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Blood. 2004 Feb 15;103(4):1244-52. Epub 2003 Oct 23.

Chronic active Epstein-Barr virus infection associated with mutations in perforin that impair its maturation.

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Laboratory of Clinical Investigation, National Institute of Allergy and Infectious Diseases, National Institutes of Health, Bethesda, MD 20892, USA.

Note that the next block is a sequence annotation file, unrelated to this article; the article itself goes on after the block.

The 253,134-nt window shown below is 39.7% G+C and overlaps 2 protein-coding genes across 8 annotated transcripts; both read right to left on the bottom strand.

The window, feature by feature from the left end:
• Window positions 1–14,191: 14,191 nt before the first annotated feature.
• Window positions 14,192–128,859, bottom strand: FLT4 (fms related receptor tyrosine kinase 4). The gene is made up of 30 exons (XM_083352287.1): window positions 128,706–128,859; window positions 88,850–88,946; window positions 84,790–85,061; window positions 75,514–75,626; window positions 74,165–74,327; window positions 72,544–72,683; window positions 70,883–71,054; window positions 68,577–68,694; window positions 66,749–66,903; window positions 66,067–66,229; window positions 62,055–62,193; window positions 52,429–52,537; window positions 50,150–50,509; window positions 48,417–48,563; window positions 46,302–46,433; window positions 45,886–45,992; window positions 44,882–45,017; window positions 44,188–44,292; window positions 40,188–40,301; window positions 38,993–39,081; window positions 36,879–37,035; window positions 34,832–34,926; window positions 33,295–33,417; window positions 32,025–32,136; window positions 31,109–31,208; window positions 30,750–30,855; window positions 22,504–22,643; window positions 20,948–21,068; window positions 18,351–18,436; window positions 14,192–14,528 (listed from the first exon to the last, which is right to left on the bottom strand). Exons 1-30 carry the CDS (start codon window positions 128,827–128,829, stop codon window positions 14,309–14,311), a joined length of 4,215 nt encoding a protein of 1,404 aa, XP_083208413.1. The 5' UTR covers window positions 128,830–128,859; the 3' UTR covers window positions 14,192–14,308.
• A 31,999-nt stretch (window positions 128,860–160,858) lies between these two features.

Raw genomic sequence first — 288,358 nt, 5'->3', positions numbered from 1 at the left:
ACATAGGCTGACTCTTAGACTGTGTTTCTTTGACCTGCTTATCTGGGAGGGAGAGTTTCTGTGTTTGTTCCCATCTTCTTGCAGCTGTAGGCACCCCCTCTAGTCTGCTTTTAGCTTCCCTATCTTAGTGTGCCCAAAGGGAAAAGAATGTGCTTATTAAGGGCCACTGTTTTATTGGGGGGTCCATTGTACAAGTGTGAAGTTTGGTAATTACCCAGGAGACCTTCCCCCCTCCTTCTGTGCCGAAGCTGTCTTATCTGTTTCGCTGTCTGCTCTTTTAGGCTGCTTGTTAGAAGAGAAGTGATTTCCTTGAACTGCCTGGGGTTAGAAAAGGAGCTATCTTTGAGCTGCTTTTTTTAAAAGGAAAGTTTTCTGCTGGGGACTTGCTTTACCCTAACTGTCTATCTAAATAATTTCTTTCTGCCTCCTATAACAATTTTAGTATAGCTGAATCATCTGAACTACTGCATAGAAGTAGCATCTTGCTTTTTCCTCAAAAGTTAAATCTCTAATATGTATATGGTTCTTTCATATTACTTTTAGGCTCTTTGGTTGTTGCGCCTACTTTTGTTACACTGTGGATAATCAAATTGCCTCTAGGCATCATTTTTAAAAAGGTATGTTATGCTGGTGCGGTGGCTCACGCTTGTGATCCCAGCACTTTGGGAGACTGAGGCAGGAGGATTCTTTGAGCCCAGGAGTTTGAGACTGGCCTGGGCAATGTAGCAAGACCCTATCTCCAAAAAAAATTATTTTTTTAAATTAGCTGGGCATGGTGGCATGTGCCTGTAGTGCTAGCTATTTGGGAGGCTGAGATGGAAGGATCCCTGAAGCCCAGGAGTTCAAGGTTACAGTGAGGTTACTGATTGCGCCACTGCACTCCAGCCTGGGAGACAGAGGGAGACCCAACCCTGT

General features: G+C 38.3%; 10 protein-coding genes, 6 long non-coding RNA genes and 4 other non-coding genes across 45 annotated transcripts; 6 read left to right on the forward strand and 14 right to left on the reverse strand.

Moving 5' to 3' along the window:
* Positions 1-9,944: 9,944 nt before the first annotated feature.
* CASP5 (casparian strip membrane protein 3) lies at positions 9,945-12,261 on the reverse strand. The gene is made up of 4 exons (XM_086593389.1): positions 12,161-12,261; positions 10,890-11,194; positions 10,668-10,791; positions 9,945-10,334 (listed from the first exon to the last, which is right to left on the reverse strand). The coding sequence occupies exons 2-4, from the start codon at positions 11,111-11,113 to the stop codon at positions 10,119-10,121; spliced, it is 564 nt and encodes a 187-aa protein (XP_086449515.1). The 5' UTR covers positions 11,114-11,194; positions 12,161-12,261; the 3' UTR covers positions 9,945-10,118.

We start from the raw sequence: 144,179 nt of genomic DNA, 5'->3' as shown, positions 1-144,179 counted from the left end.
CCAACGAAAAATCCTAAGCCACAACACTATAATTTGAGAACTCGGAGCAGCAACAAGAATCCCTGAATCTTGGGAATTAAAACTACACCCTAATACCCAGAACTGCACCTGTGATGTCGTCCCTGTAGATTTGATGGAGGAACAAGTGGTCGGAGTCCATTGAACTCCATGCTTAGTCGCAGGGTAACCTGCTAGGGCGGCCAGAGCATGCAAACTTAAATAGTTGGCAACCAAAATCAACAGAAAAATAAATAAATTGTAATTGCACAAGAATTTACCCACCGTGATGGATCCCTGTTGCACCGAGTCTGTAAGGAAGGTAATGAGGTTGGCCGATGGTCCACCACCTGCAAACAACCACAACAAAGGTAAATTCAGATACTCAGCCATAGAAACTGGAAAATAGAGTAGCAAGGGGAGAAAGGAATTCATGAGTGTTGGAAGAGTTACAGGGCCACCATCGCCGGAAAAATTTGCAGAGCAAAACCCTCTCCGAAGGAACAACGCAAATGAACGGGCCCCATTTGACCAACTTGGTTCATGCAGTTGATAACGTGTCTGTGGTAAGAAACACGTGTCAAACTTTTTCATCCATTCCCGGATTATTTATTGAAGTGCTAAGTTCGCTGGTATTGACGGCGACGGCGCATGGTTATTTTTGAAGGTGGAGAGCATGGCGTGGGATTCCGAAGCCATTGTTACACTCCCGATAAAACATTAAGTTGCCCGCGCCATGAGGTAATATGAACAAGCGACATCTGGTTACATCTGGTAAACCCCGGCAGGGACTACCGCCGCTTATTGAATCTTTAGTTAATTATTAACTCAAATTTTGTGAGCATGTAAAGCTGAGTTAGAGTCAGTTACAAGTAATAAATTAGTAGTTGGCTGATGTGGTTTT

Chronic active Epstein-Barr virus infection (CAEBV) is a rare disease in which previously healthy persons develop severe, life-threatening illness. Mutations in the perforin gene have been found in familial hemophagocytic lymphohistiocytosis, which shares some features with CAEBV. We studied a patient who died at age 18, 10 years after the onset of CAEBV. The patient had high titers of antibodies to EBV, EBV RNA in lymph nodes, T-cell lymphoproliferative disease, and hemophagocytic lymphohistiocytosis. DNA sequencing showed novel mutations in both alleles of the perforin gene that resulted in amino acid changes in the protein. The quantity of the native form of perforin from the patient's stimulated peripheral blood mononuclear cells (PBMCs) was extremely low and immunoblotting showed accumulation of an uncleaved precursor form of perforin. Stimulated PBMCs from the patient were defective for Fas-independent cytotoxicity. These data imply that mutations in this patient resulted in reduced perforin-mediated cytotoxicity by his lymphocytes. This is the first case in which perforin mutations have been shown to result in accumulation of the uncleaved, immature form of perforin. Mutations in the perforin gene are associated with some cases of CAEBV with hemophagocytic lymphohistiocytosis.

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